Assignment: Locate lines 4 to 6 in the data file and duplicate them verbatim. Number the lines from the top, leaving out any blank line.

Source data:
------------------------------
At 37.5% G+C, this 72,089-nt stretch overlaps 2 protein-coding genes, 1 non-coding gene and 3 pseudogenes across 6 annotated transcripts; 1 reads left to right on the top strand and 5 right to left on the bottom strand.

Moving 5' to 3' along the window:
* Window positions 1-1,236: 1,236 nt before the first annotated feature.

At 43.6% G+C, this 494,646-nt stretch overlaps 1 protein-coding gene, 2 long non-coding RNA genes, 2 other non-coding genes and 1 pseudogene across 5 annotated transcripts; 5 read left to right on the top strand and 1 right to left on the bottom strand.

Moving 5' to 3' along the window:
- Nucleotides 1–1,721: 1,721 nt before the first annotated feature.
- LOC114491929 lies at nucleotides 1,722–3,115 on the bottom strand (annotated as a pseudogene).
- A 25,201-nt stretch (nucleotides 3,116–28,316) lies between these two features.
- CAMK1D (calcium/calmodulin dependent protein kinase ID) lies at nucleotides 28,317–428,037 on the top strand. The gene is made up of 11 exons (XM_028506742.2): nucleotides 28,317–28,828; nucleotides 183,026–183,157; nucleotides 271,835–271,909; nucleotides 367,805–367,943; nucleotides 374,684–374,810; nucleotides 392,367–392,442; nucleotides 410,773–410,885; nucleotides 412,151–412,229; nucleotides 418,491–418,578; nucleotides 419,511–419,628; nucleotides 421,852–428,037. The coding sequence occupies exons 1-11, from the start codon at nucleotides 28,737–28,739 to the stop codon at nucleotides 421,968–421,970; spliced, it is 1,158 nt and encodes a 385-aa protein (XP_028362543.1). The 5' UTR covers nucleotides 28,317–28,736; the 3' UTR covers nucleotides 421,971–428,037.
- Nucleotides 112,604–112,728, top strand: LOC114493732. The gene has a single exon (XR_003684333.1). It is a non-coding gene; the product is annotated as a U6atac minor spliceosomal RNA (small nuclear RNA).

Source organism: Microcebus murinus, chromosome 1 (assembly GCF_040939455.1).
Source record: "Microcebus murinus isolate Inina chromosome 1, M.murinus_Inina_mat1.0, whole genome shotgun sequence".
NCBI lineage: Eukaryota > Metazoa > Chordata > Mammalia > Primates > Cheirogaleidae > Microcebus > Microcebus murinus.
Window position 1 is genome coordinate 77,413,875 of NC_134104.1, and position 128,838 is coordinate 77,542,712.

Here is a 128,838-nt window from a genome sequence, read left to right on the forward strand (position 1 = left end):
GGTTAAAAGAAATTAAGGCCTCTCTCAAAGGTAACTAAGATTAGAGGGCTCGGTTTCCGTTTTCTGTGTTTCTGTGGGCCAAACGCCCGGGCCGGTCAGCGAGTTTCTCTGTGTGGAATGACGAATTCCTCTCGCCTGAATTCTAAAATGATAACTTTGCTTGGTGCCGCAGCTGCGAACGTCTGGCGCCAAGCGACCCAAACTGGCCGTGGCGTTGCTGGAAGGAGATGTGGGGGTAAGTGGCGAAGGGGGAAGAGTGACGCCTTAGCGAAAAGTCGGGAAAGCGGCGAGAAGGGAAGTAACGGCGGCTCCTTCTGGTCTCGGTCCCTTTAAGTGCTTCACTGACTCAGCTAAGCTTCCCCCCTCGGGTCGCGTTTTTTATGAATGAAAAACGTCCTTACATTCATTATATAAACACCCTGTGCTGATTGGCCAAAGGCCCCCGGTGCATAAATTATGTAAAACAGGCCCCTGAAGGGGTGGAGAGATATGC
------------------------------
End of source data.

At 43.6% G+C, this 494,646-nt stretch overlaps 1 protein-coding gene, 2 long non-coding RNA genes, 2 other non-coding genes and 1 pseudogene across 5 annotated transcripts; 5 read left to right on the top strand and 1 right to left on the bottom strand.

Moving 5' to 3' along the window:
- Nucleotides 1–1,721: 1,721 nt before the first annotated feature.